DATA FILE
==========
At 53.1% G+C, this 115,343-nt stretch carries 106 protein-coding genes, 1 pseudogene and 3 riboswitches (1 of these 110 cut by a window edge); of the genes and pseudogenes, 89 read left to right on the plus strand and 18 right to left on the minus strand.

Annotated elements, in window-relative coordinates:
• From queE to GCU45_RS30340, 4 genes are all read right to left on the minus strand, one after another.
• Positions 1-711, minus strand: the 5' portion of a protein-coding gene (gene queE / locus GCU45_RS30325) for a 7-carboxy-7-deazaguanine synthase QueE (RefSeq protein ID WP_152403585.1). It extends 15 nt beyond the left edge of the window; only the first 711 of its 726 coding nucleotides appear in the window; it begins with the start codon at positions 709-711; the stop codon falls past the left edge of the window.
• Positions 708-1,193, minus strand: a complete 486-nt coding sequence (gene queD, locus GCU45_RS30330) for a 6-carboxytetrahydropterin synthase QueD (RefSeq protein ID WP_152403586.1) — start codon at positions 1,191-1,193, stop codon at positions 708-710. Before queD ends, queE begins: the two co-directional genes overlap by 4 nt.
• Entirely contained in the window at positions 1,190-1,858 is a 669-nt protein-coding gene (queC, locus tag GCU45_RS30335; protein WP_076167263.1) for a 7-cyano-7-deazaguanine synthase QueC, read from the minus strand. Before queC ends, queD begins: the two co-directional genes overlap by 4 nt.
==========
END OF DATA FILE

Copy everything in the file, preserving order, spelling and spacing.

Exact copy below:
At 53.1% G+C, this 115,343-nt stretch carries 106 protein-coding genes, 1 pseudogene and 3 riboswitches (1 of these 110 cut by a window edge); of the genes and pseudogenes, 89 read left to right on the plus strand and 18 right to left on the minus strand.

Annotated elements, in window-relative coordinates:
• From queE to GCU45_RS30340, 4 genes are all read right to left on the minus strand, one after another.
• Positions 1-711, minus strand: the 5' portion of a protein-coding gene (gene queE / locus GCU45_RS30325) for a 7-carboxy-7-deazaguanine synthase QueE (RefSeq protein ID WP_152403585.1). It extends 15 nt beyond the left edge of the window; only the first 711 of its 726 coding nucleotides appear in the window; it begins with the start codon at positions 709-711; the stop codon falls past the left edge of the window.
• Positions 708-1,193, minus strand: a complete 486-nt coding sequence (gene queD, locus GCU45_RS30330) for a 6-carboxytetrahydropterin synthase QueD (RefSeq protein ID WP_152403586.1) — start codon at positions 1,191-1,193, stop codon at positions 708-710. Before queD ends, queE begins: the two co-directional genes overlap by 4 nt.
• Entirely contained in the window at positions 1,190-1,858 is a 669-nt protein-coding gene (queC, locus tag GCU45_RS30335; protein WP_076167263.1) for a 7-cyano-7-deazaguanine synthase QueC, read from the minus strand. Before queC ends, queD begins: the two co-directional genes overlap by 4 nt.